Wasabi, which is a local process running on the user machine, calculates the delta between the base revision, stack of diffs and uncommitted changes that the user currently has, and extracts symbols only out of those “dirty” files. Since this set of “dirty” files is relatively small, the operation is performed very fast.
Upon an LSP request such as auto import, Wasabi parses the abstract syntax tree (AST) of the file, then based on the context of the cursor, creates a query for both glean and local changes symbols, merges the results and returns it to the user.
As a result, all Wasabi features are low latency and available to the user seamlessly as they type.
Note: Wasabi currently doesn’t handle the potential delta between the revision that glean indexed (happens once every few hours) and the locally base revision that the user currently has. We plan on adding that in the future.
Figure 2: Wasabi’s high level architecture
Ranking the Results
In some cases, due to the scale of the repository, there may be many valid suggestions in the set of results. For example, consider “auto import” suggestions for the “utils” symbol. There may be many modules that define a class named “utils” across the repository, therefore we invest in ranking the results to ensure that users see the most relevant suggestions on the top.
For example, auto import ranking is done by taking into account:
The distance of the suggested module directory path from the directory paths of modules that are already imported in this file.
The distance of the suggested module directory path from the current directory path of the local file.
Whether the file has been locally changed (“dirty” files are ranked higher).
Usage: The number of occurrences the import statement was used by other files in the repository.
To measure our success, we measured the index in the suggestion list of an accepted suggestion and noted that in almost all cases the accepted suggestion was ranked in one of top 3 suggestions.
Positive feedbacks from developers
After launching Wasabi to several pilot runs inside Meta, we have received numerous positive feedbacks from our developers. Here is one example of the quote from a software engineer at Instagram:
“I’ve been using Wasabi for a couple months now, it’s been a boon to my productivity! Working in Instagram Server, especially on larger files, warnings from pyre are fairly slow. With Wasabi, they’re lightning fast 😃!”
“I use features like spelling errors and auto import several times an hour. This probably makes my development workflow 10% faster on average (rough guess, might be more, definitely not less), a pretty huge improvement!”
As noted above, Wasabi has made a meaningful change to keep our developers productive and make them feel delightful.
The metric to measure authoring velocity
In order to quantitatively understand how much value Wasabi has delivered to our Python developers, we have considered a number of metrics to measure its impact. Ultimately, we landed on a metric that we call ‘Authoring Velocity’ to measure how fast developers write code. In essence, Authoring Velocity is the inverse function of the time taken on a specific diff (a collection of code changes) during the authoring stage. The authoring stage starts from the timestamp when a developer checks out from the source control repo to the timestamp when the diff is created. We have also normalized it against the number of lines of code changed in the diff, as a proxy for diff size, to offset any possible variance. The greater the value for ‘Authoring Velocity,’ the faster we think developers write their code.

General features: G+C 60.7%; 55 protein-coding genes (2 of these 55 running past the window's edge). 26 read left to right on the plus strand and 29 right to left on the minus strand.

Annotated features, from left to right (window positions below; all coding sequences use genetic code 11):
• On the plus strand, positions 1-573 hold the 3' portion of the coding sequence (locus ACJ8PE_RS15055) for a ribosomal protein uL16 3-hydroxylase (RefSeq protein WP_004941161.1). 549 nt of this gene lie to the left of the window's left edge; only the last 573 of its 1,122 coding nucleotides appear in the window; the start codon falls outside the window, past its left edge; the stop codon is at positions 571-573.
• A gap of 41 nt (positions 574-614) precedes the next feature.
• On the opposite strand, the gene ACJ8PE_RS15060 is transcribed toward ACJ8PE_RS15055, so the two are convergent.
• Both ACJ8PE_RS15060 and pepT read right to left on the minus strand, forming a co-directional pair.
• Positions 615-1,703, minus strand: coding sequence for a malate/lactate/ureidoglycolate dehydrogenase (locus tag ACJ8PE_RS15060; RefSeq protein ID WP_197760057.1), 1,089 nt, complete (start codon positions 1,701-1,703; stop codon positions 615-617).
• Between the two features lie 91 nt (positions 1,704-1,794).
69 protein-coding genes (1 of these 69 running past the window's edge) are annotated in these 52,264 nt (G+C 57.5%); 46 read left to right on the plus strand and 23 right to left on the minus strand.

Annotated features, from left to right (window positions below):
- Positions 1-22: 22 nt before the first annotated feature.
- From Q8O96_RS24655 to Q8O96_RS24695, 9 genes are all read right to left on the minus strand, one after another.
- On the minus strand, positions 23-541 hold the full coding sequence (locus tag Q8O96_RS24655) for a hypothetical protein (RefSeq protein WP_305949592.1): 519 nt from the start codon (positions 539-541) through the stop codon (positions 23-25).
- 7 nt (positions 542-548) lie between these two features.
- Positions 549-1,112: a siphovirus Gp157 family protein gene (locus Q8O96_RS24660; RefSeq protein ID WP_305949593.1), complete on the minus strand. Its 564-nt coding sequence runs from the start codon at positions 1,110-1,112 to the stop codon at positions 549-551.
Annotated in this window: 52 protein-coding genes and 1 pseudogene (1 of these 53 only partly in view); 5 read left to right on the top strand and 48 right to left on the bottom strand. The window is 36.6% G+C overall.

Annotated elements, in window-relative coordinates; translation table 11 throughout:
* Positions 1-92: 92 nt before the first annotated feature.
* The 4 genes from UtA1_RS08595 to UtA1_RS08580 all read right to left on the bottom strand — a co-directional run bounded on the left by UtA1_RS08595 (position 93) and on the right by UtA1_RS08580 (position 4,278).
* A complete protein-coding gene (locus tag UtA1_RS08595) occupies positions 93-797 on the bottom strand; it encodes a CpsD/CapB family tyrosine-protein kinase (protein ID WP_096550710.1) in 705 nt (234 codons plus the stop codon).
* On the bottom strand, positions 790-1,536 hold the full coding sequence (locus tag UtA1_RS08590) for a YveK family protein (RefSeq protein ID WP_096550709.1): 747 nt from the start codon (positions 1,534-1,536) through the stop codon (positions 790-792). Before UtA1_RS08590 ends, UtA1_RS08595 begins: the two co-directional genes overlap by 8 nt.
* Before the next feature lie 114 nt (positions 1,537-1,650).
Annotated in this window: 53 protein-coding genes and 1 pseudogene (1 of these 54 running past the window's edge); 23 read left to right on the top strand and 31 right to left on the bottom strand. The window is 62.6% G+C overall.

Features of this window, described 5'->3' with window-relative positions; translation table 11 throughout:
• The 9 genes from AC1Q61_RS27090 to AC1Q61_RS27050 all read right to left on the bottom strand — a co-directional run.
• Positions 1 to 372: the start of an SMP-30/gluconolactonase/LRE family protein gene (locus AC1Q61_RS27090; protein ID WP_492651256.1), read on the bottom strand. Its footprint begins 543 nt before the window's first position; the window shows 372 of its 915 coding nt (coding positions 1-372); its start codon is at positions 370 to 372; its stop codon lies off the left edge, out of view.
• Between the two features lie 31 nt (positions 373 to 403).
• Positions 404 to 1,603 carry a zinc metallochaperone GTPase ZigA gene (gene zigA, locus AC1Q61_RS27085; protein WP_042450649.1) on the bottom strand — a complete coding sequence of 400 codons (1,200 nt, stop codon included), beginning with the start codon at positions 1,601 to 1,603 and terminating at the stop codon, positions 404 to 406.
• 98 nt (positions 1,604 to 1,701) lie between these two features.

With the metric defined, we ran an experiment to measure the difference that Wasabi brings to our developers. Specifically, we selected ~700 developers who had never used Wasabi before, and then randomly put them into two independent groups at a 50:50 split ratio. For these developers in the test group, they were enabled with Wasabi when they wrote in Python, whereas there was no change for those in the control group. For both groups, we compare the changes in relative metric values before and after the Wasabi enablement. From our results, we find that for developers in the test group, the median value of authoring velocity has increased by 20% after they started using Wasabi. Meanwhile, we don’t see any significant change in the control group before and after, which is expected.
Figure 4: Authoring Velocity measurements for control and test groups, before and after Wasabi was rolled out to the test group.
With Python’s unprecedented growth, it is an exciting time to be working in the area to make it better and handy to use. Together with its advanced features, Wasabi has successfully improved developers’ productivity at Meta, allowing them to write Python faster and easier with a positive developer experience. We hope that our prototype and findings can benefit more people in the broader Python community.